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There are many ways you can help children and their families get the care they need.
Your child's doctor may prescribe physical and occupational therapy to increase your child's muscle strength and improve flexibility.
Splints can also increase your child's range of motion. A removable splint works so that the joints can be moved and muscles exercised periodically. In some cases, merely wearing a splint at night may be sufficient.
Your child's doctor may recommend surgery to improve how she can position and move her limbs.
These procedures may include muscle releases, tendon transfers or bone fusions to improve flexibility and correct deformities.
Your child will most likely have persistent muscular and/or joint limitations due to her underlying condition. Unlike many other conditions, arthrogryposis is non-progressive and does not worsen as your child ages.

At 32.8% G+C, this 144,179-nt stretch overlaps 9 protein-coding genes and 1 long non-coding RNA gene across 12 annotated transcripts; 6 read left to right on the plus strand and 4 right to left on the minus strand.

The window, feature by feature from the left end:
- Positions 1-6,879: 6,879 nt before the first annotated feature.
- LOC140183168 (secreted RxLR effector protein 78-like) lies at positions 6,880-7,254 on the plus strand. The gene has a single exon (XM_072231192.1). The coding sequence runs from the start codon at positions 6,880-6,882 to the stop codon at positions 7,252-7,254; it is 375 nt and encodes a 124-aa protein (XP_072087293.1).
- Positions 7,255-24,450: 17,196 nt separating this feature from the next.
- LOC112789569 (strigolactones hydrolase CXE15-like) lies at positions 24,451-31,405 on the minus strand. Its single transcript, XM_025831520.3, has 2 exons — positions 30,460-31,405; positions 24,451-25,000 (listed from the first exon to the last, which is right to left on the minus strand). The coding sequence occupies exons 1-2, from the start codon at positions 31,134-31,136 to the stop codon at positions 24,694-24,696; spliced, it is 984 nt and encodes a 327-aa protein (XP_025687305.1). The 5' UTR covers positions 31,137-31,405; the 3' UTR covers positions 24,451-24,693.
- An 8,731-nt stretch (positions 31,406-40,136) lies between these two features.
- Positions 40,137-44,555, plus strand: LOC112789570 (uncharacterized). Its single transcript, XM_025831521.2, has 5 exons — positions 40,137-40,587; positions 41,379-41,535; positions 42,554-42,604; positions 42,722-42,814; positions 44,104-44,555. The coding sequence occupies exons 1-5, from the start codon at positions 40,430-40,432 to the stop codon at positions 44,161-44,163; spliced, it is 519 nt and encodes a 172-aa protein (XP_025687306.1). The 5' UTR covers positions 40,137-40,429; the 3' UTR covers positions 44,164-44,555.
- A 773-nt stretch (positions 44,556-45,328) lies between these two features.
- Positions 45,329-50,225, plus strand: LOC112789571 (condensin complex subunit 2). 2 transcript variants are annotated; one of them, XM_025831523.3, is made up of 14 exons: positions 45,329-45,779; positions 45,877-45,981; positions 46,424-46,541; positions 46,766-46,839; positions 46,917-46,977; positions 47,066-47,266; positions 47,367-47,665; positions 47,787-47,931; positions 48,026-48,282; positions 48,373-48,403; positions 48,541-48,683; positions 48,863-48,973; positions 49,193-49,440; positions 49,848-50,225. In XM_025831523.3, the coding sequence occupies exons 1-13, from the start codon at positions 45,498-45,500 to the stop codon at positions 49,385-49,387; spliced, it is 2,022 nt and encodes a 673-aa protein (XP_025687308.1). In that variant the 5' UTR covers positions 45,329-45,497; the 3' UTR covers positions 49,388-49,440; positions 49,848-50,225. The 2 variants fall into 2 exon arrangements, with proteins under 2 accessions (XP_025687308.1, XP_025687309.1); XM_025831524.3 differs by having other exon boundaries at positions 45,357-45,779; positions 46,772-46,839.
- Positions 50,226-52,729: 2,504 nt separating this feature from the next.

With physical therapy and other treatments, your child will likely have substantial improvement in her function. Most children go on to lead productive, independent lives as adults.
We are grateful to have been ranked #1 on U.S. News & World Report's list of the best children's hospitals in the nation for the third year in a row, an honor we could not have achieved without the patients and families who inspire us to do our very best for them. Thanks to you, Boston Children's is a place where we can write the greatest children's stories ever told.”